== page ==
29 March 2019 | CBC | Modified
In 1996, the first genetically modified organisms (GMOs) were introduced in Canada. Today, there are more than 81 genetically modified foods approved for sale and use in our food products — but you’d never know from reading their labels.
In Modified, a documentary from CBC Docs POV, filmmaker Aube Giroux goes on a personal journey to understand more about how GMOs have changed farming and why GMOs aren’t labelled on food products in Canada. “While many countries around the world were choosing to label them, Canada and the United States decided against it,” says Giroux in the film, remembering when the first GMOs came on the market. “So if you wanted to avoid GMOs, you had to become a bit of a detective.”
What are GMOs?
GMOs are plants, animals or microorganisms (e.g. bacteria and fungi) that have had their genetic code altered intentionally by humans. Unlike conventional breeding — selecting for desired traits in a species and breeding through generations — this is genetic engineering in the lab.
Essentially, GMOs are created when genes are transferred between organisms that cannot normally breed, creating brand new genetic sequences that do not exist in nature. A well-known example of genetic manipulation is when scientists inserted jellyfish DNA into rabbit embryos while studying hereditary illness, an experiment which made the rabbits glow in the dark.
Most genetically modified foods come from engineered plants, created to improve yield, be more resistant to disease or pests, and more tolerant to herbicides or harsh conditions like drought.
According to the World Health Organization, future genetic modification could be directed at making food more nutritious, reducing exposure to allergens and improving the efficiency of food production.
Opinions about GMO safety
Most genetically modified crops are used for animal feed, which, in turn, enter the food system through our meat, dairy and egg products. But GMOs are also found in almost 75 per cent of our processed foods, in everything from chips to soda.
Health Canada is responsible for monitoring all GMOs entering the Canadian marketplace and states that it is not aware of any evidence that suggests that genetically modified foods are unsafe for us to eat. However, Giroux remains skeptical of GMO safety, and concerns from the public still remain.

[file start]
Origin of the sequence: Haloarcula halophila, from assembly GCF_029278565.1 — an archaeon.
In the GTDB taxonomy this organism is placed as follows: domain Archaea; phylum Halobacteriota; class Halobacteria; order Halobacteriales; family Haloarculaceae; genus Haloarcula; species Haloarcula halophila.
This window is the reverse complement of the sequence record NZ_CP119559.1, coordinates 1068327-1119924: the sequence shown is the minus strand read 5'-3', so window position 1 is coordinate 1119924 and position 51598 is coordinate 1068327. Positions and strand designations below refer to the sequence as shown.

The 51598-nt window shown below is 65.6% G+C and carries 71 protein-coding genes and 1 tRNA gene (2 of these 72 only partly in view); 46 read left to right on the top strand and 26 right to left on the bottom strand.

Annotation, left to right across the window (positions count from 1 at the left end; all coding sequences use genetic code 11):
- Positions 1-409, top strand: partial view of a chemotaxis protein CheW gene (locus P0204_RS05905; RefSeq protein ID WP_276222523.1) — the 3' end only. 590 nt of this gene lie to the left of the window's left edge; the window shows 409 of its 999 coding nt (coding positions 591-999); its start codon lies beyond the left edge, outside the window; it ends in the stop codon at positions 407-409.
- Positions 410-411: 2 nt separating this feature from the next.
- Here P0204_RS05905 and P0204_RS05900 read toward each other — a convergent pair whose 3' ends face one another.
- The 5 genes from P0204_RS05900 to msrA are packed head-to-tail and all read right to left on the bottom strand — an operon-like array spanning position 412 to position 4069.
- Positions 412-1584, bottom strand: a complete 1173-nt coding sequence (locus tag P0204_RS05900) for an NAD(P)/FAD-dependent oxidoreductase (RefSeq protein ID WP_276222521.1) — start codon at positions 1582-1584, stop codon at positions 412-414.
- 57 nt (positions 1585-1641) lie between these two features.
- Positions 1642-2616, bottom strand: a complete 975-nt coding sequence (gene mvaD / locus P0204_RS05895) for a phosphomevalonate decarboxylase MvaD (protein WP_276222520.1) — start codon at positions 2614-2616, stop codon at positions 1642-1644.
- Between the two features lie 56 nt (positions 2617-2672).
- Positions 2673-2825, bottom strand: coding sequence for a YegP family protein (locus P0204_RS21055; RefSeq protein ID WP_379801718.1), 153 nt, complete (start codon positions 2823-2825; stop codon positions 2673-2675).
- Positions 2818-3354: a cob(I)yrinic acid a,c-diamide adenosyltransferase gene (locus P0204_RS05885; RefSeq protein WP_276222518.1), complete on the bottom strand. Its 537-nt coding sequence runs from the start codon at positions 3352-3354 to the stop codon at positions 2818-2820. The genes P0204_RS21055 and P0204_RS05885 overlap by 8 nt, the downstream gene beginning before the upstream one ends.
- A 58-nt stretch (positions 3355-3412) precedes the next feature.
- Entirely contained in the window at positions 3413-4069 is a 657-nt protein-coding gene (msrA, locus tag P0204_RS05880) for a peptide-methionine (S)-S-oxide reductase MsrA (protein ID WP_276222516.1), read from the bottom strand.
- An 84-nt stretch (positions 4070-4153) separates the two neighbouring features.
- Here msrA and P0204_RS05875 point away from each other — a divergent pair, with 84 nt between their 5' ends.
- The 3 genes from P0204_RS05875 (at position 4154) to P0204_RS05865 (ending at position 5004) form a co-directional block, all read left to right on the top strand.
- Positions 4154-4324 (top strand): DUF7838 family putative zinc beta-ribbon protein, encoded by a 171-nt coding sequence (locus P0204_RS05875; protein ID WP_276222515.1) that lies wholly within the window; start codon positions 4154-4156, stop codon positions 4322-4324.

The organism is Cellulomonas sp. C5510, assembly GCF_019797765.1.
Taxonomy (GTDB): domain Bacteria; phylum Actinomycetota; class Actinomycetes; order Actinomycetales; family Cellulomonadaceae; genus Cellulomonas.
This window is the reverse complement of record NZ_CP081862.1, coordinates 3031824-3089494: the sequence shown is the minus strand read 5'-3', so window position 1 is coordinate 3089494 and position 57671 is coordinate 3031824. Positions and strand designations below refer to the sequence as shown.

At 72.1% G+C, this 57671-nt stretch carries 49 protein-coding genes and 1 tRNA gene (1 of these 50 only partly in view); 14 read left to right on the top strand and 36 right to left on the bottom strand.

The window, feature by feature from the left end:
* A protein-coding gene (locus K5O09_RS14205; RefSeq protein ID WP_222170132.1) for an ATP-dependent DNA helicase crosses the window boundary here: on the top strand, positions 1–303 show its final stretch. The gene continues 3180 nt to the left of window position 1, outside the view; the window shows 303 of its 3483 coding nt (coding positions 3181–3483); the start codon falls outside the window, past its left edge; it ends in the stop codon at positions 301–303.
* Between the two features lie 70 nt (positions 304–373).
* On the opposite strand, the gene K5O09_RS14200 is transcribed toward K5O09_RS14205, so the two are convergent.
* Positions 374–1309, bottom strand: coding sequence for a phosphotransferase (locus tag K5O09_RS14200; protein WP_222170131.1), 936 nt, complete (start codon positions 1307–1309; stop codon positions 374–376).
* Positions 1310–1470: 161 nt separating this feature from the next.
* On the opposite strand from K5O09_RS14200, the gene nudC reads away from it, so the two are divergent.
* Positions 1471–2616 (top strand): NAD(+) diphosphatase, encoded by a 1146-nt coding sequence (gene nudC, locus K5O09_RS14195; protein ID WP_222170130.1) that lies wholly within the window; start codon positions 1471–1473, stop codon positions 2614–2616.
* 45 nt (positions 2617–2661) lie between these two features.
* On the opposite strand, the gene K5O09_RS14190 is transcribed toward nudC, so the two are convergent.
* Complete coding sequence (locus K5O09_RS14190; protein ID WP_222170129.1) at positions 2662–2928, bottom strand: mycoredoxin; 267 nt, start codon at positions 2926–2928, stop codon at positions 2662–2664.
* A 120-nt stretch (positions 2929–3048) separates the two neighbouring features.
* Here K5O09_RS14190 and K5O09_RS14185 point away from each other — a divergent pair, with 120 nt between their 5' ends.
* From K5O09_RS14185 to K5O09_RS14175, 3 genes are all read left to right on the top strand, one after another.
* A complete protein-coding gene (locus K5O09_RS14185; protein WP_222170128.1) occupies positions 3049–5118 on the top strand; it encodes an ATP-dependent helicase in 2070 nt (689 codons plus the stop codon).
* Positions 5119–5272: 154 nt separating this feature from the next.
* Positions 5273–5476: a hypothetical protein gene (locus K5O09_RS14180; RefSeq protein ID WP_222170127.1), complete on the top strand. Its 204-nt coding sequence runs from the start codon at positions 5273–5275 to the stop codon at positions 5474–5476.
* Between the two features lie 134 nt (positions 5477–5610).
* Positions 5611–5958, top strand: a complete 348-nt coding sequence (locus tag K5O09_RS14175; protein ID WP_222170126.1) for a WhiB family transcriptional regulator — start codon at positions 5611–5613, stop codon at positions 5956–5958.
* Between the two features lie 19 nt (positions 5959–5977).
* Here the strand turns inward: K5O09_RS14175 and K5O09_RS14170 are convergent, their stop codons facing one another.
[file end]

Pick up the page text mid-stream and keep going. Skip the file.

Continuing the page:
In a U.S. survey polling the public and scientists from the American Association for the Advancement of Science, subjects were asked whether they “think it is generally safe or unsafe to eat genetically modified foods.” Only 37 per cent of the public reported feeling “generally safe” about these foods compared to 88 per cent of scientists.
GMOs in Canada
Canada is the world’s fourth-largest producer of genetically modified crops and grows more than 27 million acres of canola, corn, soybeans, sugar beets and alfalfa.
Canada is also the first country to approve the world’s first and only genetically engineered animal for human consumption. One biotech company sold more than 4.5 tonnes of genetically modified Atlantic salmon in Canada in 2018, but since GMOs are not labelled in Canada, it’s difficult for consumers to know whether they’re buying this particular fish.
Rise in pesticide use
80 per cent of the world’s genetically modified crops are engineered so they can survive being sprayed with herbicides, allowing competing weeds to die and increasing yields — at least, in theory.
As herbicide-resistant weeds have sprouted up, farmers have increased the amount of herbicide they use just to keep yields steady. Since the introduction of genetically modified crops, herbicide sales have increased by almost 200 per cent in Canada.
Traces of these chemicals end up in the food we eat. Between 2015 and 2016, the Canadian Food Inspection Agency found nearly one third of tested food samples contained glyphosate residues, the key ingredient of many herbicide products.
The federal government of Canada considers these traces safe if they don’t exceed certain limits, and the U.S. Environmental Protection Agency and European Food Authority agree. However, the American Cancer Society places glyphosate on a list of “probable carcinogens,” and some activists, as shown in Modified, are concerned about concentrations in water and our bodies.
Alternatives to GMOs
For Canadians who want to avoid GMOs, the lack of labelling is a challenge and involves some guesswork.
The Canadian Biotechnology Action Network, a group of 16 organizations that “monitors and raises awareness about issues relating to genetic engineering in food and farming,” suggests avoiding certain foods, including farmed salmon and processed food with corn, canola and soy ingredients. Meanwhile, consumers can seek out products labelled “organic” or that feature the Canada Organic logo (these must adhere to the Canadian Organic Standards, which prohibit the use of products and materials from genetic engineering).